Ceirw: A Savage Hart, Citrus Arts, Pontio

April 17, 2016 by
The ceaseless battle between Mankind and Mother Nature lies at the heart of the latest production from South Wales-based circus-makers Citrus Arts. But although the team from Citrus has been successfully creating circus-based shows since 2009, this time around they decided to build upon what they do so well by mixing circus with dance, theatre and an arresting aesthetic.
Ceirw: A Savage Hart¬†is the result of years of research and development led by Bridie Doyle-Roberts and her husband James, and is directly inspired by the escapades of the Johnes family of Mid Wales, who owned the Hafod Estate during the 18th century. During research, the family’s stories have been conflated into one representative figure, a cruel nobleman who becomes obsessed with his dominance over nature, symbolised by his tireless hunting of wild animals in the grounds of his estate, mounting their heads on the wall of his grand house.
Before seeing the one-off preview performance of A Savage Hart at Pontio on Saturday night, I went along to meet the Citrus Arts team during rehearsals the day before. Co-director James Doyle-Roberts told me that the production is set between two distinct times in world history – the Age of Enlightenment, when man took science and natural history much more seriously and strove to catalogue and categorise nature, and the later Romantic period when people sought more spiritual comfort in the world around them.
Chatting over a hot mug of coffee in a cold rehearsal hall on the outskirts of Bangor, James told me that the fantasy world of circus works well with the historical fantasy A Savage Hart evokes. The atmosphere conjured by TV series such as Robin of Sherwood and Penda’s Fen, films such as Legend or Watership Down, or anything from the pen of Alan Garner, might be seen as a touchstone, but the catalyst is the Johnes’ story and the rise and fall of the Hafod Estate.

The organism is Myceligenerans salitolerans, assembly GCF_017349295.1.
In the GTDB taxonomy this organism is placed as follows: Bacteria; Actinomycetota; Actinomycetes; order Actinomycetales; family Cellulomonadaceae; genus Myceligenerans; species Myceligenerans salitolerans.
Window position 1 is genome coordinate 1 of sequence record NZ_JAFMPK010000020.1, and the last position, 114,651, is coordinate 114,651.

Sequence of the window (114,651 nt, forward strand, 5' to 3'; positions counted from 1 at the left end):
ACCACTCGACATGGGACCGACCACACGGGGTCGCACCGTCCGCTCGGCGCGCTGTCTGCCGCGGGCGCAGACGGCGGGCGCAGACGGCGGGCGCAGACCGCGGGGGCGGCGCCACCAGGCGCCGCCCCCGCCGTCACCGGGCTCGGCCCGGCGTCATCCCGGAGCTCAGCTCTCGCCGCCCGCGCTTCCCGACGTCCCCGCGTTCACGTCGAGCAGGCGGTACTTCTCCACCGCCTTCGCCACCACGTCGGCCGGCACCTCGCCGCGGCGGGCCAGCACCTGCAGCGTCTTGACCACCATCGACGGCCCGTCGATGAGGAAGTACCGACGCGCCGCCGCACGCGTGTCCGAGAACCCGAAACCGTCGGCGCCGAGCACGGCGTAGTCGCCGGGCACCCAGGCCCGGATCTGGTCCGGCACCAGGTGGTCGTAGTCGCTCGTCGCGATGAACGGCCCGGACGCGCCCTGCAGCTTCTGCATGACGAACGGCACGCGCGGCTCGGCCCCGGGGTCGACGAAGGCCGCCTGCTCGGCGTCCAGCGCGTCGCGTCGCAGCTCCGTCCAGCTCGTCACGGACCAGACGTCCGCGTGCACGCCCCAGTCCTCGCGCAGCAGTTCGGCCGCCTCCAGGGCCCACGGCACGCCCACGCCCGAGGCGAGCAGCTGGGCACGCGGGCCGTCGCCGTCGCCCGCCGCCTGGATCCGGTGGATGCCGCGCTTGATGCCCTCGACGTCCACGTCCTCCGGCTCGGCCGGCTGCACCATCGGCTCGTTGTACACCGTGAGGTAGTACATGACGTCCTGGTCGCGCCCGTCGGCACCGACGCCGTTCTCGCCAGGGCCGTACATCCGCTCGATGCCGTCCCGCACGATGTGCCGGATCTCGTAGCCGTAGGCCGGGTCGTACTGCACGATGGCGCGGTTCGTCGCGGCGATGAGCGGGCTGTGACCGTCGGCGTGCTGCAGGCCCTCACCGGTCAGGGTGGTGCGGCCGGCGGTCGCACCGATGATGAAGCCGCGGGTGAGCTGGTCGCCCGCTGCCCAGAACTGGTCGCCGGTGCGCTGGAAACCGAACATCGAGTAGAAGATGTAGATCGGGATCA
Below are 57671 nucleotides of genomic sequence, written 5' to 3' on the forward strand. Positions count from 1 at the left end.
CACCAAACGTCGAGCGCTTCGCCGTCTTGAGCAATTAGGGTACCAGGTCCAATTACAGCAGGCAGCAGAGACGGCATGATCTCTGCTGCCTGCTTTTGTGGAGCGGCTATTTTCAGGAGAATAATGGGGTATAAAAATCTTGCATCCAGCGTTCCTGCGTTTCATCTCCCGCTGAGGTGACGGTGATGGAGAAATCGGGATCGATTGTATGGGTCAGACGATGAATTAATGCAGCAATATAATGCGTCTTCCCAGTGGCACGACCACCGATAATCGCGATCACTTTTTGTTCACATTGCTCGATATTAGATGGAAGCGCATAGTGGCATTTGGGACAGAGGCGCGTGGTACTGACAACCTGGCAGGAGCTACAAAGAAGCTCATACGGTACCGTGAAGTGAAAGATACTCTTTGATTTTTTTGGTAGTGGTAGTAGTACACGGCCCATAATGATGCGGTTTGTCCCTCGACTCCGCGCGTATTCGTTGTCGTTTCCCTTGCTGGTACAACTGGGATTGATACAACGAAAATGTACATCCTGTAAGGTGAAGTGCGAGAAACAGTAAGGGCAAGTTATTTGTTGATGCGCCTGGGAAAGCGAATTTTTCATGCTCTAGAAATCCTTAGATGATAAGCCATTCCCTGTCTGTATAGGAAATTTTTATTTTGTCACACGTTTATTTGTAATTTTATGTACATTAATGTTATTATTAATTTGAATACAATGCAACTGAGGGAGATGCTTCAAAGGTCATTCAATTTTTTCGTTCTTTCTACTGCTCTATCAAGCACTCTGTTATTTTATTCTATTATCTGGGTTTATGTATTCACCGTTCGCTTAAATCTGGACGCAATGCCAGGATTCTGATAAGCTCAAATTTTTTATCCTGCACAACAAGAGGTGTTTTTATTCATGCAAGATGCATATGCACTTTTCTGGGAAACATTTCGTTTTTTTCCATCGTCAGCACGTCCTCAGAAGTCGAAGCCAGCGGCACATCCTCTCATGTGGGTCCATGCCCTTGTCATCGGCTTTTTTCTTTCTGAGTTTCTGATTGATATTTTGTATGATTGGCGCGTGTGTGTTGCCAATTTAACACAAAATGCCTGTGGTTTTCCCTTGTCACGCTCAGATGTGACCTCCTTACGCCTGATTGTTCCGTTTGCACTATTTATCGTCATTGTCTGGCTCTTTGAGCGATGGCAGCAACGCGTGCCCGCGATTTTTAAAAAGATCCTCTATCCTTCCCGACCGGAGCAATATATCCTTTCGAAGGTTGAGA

James tells me they wanted to present something a little different to usual, something with a strong narrative and a memorable visual hook. They’ve certainly achieved that, with the striking, beautiful animal masks which the performers wear throughout the show providing an unforgettable illusion which reaches right into our modern day love, respect and protection of the natural world. There’s a proud stag, a cheeky buck and a flirtatious doe, and these animals represent the power of nature, while two more dancers portray the driven husband and the wife who feels left out.
A Savage Hart has been in development for some time, and only this week got its first proper performance ahead of a planned UK tour this autumn. The original idea was to present the show in the round (as seen in the early R&D promo), but various issues led Bridie and James to change their tack and present it in a more traditional front-on style.
In rehearsals, I watched the team work on a particular routine in which the nobleman catches his wife flirting with the stag. The stag moves to protect the nobleman’s wife, declaring that she is now his. This is all a ploy by the wife to try and win back the attentions of her spiritually errant husband, who is more interested in his own pursuits than he is his family life.